The CGI in the film was beautiful, again motion smear aside, the world, character design and overall vibe of the film. This film is a stylized comic-book brought to life. As I mentioned above, BAMs and POWs are all over the places. Comic-book covers are used to introduce each hero before a brief introduction about their origins and that was perhaps my favorite touch of the film. Comic-book panels were frequently used to explain things as well. The unique colorized style (and in your face soundtrack to an extent) remined me a lot of the Jet Set Radio series. It was a sensory masterpiece and you never want to take your eyes of the screen. I would compare the animation heavily to the incredible “real world” CGI used in Doctor Strange had a few years back. Everyone’s suits and style looked great and stayed true to their comics designs. I also highly enjoyed the imposing size of Fisk (Liev Schreiber) and the unique style of Doc Oc and Aunt May (Kathryn Hahn and Lily Tomlin). Seeing Scorpion, Prowler and Tombstone was pretty great as well.

Miles and Peter B. Parker (Jake Johnson) were written and voiced quite well and will satisfy fans of both main Spider-Men. Spider-Woman / Gwen Stacy (Hailee Steinfeld), was fine, but I honestly enjoyed her not being the love interest of Miles--even though that’s what is planned for a sequel. It was refreshing not needing a love interest because there’s so much emotion in just the origin stories of Gwen and Miles. While the agony of both Peter Parker’s in the film also fuels any emotional connection you would want to make. The rest of the cast including Nicholas Cage as Spider-Noir, John Mulaney as Spider-Ham and Kimiko Glenn as Peni Parker all have a unique voice, even if they’re relegated to supporting role. I feel like all the people in Miles’ family, are just alright in the film and seem more generic than anything else, even though his father and uncle are central to Miles becoming who he is.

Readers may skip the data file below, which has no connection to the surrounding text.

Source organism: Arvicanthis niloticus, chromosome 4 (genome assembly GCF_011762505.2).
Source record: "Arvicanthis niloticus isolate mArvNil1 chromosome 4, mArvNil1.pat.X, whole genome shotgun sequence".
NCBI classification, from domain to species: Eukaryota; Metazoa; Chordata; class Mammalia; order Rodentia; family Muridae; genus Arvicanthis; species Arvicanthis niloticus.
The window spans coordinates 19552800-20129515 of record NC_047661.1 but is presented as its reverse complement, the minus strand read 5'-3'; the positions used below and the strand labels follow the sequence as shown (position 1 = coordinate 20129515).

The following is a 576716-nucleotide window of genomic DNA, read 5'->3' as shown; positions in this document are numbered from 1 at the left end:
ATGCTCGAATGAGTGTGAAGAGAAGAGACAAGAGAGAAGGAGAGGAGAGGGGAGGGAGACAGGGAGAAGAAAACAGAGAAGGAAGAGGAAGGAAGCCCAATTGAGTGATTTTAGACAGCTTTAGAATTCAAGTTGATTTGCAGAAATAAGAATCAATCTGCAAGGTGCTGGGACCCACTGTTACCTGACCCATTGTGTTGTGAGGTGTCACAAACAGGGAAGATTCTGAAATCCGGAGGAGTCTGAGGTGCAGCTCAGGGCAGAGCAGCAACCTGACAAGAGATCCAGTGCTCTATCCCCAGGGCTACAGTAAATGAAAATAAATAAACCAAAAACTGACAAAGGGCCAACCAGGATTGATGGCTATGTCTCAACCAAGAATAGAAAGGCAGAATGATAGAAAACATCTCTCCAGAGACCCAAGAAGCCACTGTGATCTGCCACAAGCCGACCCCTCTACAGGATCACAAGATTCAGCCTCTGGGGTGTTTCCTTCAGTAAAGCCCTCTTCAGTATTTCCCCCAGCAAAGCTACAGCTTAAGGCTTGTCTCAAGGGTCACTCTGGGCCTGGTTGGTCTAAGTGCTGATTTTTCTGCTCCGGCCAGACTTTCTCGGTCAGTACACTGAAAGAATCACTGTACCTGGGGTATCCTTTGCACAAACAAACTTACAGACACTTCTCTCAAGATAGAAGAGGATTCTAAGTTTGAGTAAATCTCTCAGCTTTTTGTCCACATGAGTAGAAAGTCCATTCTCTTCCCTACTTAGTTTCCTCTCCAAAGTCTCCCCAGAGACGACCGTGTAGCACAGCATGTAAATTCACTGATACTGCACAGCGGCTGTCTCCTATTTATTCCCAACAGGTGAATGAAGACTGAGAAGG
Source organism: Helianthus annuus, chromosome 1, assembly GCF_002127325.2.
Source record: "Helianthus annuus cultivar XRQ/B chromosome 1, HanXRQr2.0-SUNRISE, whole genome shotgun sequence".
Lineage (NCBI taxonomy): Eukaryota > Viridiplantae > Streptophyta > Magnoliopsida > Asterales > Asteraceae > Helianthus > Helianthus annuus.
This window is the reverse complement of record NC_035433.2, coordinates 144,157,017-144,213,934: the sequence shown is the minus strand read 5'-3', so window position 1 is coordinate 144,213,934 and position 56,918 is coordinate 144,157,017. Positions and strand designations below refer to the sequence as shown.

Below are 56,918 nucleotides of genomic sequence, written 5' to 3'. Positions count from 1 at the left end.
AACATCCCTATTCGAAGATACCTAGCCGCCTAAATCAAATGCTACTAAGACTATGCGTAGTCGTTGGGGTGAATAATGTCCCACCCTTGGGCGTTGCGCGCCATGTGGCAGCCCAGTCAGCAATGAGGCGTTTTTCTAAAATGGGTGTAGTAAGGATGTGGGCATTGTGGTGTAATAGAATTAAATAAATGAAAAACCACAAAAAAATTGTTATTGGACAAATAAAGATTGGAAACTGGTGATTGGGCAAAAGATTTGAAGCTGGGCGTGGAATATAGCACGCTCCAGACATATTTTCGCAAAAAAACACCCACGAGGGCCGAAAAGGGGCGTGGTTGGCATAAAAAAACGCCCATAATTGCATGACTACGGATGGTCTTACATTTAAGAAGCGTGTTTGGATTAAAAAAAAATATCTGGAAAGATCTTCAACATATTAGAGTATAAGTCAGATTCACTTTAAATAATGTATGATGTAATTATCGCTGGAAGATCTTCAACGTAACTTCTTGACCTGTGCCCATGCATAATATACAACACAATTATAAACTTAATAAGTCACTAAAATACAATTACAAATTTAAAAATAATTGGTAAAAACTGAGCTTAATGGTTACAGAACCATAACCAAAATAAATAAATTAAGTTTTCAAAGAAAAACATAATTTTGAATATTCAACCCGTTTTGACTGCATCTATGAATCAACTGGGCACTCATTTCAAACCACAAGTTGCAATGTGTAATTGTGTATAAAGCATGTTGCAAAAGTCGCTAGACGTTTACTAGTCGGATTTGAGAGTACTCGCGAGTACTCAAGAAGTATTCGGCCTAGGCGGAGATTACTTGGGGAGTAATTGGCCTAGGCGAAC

The story isn’t anything revolutionary, it’s the story of almost every Spider-Man movie, show, video game, ever made, but it works. I’m not huge fan of--like I said above--handing out an upgrade to a disenfranchised for the sake of doing it. I think it’s to make Miles more relatable, even though he’s very relatable already. You don’t have to force the “you worked your way to this school by winning a competition and then working hard.” Just let him go to the school, we know Spider-Man alter egos are usually bright teenagers, you don’t have to politicize everything. Everything else is enough of a twist or homage to this established and beloved origin story. I’m not a fan of the whole “we are Spider-Man” thing from the end, but I get the marketing power behind it. I more related to the “leap of faith” element throughout the film and think that is the aspect people should be focusing on more. I think taking that leap of faith in your life to get to where you need to be is a much more realistic message compared to “YOU TOO CAN BE SPIDER-MAN!” I enjoyed it because it’s the most faithful adaptation of Spider-Man we’ve seen to date in a film. As much as I like Tom Holland’s MCU Spider-Man, Phil Lord and Christopher Miller have totally encapsulated the essence of a Spider-Man comic in this.

I don’t feel I need to say much more about Spider-Man: Into the Spider-Verse. It’s a well-crafted, visually striking film, with a competent story, great design, genuine humor, good voice acting and engaging action sequences. If you’re a fan of Spider-Man, this is the film for you. It has minor problems and I have some minor gripes, but this is the most I’ve enjoyed a film so far this year and I can’t wait to give it a second watch.